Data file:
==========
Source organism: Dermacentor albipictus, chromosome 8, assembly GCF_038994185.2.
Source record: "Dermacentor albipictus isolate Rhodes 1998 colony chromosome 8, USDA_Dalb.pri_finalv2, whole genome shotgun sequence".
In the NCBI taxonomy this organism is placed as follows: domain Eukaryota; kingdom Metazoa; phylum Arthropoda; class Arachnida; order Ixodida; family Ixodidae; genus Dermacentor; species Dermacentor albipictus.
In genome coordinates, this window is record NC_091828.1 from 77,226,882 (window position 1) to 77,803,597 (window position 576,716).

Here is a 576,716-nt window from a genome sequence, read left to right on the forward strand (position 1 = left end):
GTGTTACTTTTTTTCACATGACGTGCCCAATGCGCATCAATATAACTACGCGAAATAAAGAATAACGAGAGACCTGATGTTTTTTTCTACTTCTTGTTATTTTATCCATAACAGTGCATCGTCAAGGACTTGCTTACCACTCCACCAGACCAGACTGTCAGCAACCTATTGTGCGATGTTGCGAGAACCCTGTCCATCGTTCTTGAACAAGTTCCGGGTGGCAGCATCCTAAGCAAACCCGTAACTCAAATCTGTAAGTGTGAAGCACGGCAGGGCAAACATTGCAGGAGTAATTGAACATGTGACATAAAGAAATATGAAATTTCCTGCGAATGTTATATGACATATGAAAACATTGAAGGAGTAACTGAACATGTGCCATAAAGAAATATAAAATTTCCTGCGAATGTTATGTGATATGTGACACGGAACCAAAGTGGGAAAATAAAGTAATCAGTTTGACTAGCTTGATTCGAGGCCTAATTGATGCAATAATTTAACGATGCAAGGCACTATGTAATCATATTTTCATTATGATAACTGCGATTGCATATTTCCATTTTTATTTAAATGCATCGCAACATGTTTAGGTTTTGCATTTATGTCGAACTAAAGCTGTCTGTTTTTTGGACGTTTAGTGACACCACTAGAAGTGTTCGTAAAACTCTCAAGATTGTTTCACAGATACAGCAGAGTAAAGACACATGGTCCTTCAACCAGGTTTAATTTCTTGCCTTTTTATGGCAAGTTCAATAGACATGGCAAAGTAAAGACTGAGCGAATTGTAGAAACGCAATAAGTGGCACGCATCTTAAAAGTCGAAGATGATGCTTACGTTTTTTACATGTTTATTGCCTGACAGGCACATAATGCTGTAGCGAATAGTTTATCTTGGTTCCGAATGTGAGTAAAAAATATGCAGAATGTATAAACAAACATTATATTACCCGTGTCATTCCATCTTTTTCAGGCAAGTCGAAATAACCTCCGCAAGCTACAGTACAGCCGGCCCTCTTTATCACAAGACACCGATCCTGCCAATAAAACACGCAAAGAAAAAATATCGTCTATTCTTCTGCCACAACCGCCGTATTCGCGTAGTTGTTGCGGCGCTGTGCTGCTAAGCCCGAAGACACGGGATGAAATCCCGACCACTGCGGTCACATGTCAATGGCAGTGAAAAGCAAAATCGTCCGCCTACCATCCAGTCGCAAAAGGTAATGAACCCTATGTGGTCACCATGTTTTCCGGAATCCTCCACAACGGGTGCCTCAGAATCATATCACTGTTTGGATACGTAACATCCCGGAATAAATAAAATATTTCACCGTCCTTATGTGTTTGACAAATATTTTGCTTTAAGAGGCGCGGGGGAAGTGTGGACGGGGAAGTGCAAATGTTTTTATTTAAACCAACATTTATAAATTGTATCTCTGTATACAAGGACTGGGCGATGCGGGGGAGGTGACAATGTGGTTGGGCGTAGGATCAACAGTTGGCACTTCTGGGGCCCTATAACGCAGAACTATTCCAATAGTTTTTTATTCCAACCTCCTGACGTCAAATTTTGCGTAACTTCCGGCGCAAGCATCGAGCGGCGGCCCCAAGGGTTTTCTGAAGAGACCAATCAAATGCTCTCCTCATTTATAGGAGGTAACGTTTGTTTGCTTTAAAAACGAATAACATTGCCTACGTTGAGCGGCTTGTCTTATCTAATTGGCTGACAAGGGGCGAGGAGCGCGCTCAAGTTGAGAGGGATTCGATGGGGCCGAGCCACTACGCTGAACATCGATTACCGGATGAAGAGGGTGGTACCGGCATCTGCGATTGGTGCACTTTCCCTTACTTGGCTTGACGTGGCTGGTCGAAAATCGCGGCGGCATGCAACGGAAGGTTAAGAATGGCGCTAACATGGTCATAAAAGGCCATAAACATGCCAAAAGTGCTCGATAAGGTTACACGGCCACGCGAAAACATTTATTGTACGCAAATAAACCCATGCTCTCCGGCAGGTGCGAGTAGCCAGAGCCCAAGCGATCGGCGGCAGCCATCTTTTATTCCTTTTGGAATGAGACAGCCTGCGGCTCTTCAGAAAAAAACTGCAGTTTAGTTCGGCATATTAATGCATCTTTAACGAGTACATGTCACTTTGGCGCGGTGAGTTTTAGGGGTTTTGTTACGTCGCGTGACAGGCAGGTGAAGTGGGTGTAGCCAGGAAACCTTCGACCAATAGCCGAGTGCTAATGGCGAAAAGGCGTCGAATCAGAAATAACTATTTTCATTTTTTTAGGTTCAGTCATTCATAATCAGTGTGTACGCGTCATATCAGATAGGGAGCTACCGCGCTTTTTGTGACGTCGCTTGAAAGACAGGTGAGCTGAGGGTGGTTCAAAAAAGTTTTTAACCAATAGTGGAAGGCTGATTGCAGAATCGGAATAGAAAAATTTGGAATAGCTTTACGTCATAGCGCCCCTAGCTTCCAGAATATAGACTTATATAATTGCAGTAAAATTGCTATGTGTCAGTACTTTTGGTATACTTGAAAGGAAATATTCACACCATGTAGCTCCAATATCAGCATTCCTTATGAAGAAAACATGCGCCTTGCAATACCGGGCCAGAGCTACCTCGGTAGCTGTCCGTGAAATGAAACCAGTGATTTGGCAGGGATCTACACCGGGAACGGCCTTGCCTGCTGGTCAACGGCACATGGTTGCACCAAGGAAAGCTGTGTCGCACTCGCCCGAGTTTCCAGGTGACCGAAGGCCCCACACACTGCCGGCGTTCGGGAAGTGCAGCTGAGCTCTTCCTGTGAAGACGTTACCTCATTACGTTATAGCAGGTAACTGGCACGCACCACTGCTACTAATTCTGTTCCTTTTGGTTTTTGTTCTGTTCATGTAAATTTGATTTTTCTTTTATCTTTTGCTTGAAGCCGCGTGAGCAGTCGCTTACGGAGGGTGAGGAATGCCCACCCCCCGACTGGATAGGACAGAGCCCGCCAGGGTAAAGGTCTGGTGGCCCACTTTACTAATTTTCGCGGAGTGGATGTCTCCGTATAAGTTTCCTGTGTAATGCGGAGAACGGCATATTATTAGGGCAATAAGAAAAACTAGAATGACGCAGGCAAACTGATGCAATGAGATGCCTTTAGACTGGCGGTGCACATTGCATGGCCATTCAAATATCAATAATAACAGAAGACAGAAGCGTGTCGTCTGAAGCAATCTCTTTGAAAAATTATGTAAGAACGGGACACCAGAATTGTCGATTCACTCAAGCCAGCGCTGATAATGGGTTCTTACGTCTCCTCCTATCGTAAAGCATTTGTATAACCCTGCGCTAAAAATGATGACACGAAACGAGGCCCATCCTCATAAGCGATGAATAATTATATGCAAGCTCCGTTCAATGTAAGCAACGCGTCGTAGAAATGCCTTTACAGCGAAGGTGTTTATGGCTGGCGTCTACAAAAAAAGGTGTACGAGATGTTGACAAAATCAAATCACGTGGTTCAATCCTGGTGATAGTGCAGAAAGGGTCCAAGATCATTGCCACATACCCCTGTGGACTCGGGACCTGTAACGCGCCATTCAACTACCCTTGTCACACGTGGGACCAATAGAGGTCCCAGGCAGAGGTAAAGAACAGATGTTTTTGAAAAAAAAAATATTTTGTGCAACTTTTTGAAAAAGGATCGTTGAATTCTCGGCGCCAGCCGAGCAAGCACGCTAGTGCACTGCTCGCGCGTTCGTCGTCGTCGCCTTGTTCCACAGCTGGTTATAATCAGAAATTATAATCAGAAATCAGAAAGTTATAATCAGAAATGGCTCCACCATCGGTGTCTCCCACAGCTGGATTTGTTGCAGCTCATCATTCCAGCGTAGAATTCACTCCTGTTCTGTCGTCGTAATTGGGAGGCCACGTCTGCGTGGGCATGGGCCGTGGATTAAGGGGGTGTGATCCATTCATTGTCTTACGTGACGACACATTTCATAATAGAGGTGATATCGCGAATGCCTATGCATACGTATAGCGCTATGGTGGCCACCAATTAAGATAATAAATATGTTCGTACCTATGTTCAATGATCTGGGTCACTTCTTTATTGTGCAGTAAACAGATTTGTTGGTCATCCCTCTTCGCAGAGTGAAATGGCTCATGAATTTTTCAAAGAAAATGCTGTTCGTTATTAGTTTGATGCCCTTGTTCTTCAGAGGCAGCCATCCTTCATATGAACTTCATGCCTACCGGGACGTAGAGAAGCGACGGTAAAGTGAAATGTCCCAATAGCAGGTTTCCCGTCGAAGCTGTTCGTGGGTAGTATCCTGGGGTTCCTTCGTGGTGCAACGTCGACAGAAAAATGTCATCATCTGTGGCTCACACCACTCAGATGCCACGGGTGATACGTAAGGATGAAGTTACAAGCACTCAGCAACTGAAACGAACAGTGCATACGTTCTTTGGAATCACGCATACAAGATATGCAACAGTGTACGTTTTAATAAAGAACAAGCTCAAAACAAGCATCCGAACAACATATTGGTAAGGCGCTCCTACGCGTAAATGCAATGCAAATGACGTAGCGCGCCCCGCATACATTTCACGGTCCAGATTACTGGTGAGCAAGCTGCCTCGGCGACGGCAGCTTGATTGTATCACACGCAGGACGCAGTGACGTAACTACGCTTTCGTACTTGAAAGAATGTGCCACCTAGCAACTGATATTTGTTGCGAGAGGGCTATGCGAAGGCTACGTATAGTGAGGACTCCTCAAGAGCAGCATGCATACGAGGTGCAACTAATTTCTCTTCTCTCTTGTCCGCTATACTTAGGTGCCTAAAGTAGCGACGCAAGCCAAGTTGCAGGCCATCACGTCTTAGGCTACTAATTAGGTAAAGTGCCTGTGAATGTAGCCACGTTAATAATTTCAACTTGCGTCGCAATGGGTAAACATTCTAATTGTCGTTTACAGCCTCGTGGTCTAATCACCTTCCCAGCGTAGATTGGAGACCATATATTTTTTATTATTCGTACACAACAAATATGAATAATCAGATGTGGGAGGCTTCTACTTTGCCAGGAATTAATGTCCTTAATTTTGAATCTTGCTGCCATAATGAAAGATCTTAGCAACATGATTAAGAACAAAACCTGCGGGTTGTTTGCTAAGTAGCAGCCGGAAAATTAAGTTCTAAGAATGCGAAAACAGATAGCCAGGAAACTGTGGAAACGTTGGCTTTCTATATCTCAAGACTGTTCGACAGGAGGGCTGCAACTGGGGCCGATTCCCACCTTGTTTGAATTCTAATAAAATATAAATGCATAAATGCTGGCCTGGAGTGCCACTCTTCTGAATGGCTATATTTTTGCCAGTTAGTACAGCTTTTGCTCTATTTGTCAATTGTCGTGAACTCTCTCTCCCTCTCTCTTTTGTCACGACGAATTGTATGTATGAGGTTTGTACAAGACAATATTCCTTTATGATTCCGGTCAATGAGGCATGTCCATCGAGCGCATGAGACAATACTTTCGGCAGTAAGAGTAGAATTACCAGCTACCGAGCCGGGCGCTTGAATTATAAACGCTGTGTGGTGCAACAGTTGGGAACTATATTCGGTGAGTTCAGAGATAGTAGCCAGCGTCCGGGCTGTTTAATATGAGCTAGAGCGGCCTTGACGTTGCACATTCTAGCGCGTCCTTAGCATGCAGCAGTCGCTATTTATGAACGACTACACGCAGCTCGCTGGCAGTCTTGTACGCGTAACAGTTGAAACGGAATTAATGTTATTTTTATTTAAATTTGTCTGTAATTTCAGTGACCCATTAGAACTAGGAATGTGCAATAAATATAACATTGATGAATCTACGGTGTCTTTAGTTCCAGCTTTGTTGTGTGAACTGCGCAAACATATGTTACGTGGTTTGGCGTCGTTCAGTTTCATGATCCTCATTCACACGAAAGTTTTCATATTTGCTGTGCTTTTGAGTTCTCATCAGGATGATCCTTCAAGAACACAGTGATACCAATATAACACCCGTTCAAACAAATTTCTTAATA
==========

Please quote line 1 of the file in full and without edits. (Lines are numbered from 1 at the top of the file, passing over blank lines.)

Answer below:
Source organism: Dermacentor albipictus, chromosome 8, assembly GCF_038994185.2.